National Planning Landmark, American Planning Association
“In 1976, the City of Sanibel, Florida, took an innovative approach to comprehensive planning by identifying and establishing nine major ecological zones to help planners designate appropriate land uses, intensity, and performance standards for the island. The result was a comprehensive plan that has allowed Sanibel to grow yet not exceed the island's natural carrying capacity”
Sanibel is a barrier island off the southwest coast of Florida, long renowned for rare seashells, wild beaches, and abundant wildlife. In 1974, after a decade of intensive development that threatened to degrade Sanibel’s natural environment, residents voted to incorporate as a city to in order to gain political control of future development.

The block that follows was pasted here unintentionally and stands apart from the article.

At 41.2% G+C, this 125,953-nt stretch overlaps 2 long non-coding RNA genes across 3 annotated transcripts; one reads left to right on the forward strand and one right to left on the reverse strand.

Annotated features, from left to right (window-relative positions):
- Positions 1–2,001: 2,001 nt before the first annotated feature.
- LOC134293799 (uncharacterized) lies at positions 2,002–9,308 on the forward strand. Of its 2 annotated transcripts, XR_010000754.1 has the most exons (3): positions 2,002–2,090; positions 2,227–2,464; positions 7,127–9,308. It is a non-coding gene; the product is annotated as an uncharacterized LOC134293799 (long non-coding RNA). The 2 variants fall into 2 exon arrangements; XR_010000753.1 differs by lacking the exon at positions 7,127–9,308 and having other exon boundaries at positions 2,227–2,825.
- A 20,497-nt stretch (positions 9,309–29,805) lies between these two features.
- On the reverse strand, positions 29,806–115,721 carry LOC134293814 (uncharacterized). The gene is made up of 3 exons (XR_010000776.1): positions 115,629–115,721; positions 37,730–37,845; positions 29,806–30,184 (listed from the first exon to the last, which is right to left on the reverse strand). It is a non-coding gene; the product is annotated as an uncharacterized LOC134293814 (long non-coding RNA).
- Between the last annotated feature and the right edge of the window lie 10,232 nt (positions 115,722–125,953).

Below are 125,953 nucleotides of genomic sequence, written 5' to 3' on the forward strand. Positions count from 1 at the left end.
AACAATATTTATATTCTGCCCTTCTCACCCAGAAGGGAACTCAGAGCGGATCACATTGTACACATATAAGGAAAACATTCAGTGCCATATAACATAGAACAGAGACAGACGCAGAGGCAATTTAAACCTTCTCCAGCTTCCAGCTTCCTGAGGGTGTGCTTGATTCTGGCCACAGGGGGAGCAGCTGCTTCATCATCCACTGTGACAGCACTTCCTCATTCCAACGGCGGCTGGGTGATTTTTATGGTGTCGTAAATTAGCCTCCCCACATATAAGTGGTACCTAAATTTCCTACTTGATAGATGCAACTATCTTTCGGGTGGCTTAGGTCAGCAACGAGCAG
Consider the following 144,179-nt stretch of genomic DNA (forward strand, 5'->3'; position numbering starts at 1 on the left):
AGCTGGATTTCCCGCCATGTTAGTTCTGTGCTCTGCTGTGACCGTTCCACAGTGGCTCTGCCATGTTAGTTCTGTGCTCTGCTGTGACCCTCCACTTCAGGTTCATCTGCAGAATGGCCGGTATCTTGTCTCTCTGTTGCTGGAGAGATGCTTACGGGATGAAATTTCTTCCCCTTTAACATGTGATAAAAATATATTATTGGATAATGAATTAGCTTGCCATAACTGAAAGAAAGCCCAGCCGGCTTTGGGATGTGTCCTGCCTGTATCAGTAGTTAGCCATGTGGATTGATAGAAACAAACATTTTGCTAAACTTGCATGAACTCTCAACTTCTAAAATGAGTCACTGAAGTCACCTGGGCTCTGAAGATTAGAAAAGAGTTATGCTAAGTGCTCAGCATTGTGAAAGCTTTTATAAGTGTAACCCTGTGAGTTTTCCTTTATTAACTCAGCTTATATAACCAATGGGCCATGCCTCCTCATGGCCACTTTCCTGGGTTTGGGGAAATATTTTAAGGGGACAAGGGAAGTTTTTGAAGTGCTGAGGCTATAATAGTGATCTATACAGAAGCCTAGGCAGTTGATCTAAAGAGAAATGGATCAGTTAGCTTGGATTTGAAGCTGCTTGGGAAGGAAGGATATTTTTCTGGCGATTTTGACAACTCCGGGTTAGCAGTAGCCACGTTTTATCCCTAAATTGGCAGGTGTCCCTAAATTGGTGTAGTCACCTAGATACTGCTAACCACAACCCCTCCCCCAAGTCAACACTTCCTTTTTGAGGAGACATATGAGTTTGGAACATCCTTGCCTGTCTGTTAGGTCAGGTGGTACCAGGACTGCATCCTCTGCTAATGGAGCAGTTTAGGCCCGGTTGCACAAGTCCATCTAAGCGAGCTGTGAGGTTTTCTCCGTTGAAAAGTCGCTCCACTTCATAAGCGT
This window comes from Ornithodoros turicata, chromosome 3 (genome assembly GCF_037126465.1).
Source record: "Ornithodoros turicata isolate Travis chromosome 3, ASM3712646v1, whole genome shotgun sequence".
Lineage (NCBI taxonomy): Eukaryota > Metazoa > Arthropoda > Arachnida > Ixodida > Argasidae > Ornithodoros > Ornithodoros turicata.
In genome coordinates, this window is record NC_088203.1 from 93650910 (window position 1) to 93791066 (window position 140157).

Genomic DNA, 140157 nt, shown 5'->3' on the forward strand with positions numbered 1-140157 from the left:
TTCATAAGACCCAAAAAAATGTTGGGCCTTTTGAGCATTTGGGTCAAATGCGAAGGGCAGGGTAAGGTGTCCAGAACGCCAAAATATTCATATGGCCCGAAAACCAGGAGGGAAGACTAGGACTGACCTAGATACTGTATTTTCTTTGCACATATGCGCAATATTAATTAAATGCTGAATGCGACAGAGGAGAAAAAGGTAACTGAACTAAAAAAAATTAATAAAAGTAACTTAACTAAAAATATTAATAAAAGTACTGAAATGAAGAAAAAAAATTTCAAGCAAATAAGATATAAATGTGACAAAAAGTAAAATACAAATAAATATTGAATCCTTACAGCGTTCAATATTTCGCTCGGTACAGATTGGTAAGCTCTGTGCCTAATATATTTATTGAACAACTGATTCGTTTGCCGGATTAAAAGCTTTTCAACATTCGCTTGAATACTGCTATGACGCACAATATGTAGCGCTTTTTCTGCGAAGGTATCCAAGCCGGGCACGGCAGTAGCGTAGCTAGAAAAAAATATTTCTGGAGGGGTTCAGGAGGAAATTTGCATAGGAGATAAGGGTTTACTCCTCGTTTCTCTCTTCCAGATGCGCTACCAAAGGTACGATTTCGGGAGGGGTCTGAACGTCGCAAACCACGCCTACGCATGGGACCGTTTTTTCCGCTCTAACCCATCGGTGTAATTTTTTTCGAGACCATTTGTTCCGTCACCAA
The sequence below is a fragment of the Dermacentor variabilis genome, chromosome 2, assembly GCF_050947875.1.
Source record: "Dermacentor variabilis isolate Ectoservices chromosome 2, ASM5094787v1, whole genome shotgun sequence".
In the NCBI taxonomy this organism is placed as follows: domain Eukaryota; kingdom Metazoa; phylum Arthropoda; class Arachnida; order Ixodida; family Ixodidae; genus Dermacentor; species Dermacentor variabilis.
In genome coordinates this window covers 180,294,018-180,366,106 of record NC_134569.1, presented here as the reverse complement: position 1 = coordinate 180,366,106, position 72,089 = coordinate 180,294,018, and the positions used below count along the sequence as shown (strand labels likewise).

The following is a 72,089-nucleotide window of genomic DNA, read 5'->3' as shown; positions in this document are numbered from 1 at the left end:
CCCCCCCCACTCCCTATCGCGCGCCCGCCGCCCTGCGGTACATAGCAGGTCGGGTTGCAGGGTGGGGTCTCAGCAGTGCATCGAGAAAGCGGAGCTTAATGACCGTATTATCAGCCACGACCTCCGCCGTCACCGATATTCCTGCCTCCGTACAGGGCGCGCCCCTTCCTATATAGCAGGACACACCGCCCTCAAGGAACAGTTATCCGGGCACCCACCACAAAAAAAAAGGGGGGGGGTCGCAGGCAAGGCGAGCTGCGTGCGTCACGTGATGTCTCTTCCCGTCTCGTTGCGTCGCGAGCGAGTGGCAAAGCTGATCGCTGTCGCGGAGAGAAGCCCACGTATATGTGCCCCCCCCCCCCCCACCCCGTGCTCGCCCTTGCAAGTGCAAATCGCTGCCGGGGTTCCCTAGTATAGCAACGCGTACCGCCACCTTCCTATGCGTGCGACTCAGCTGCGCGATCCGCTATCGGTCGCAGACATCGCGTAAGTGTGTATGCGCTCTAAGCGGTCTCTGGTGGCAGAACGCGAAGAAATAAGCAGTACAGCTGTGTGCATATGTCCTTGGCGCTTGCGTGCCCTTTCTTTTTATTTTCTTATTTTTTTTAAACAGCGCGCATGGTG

The Comprehensive Land Use Plan for Sanibel evolved out of a collaboration between planners and lawyers, and legal issues influenced the entire planning process. Since its adoption in 1976, the Sanibel Plan has withstood legal challenge and has been cited as a benchmark of successful integration of environmental and legal concerns. It was an early example of the use of performance standards to guide and regulate development.
The Sanibel Plan is the official document adopted by the city in 1976 and subsequently revised. The report by Wallace McHarg Roberts & Todd and the law firm of Ross, Hardies, O’Keefe, Babcock & Parsons, produced for the City of Sanibel Florida, was the basis for the plan. I was the principal planner for WMRT’s work, with William Roberts, partner-in-charge, and Jonathon Sutton, associate partner in charge.
“Sanibel changed the nature of municipal planning within Florida when it made the island’s sensitive ecology the basis of its plan.” Wayne Daltry, Lee County Smart Growth Task Force.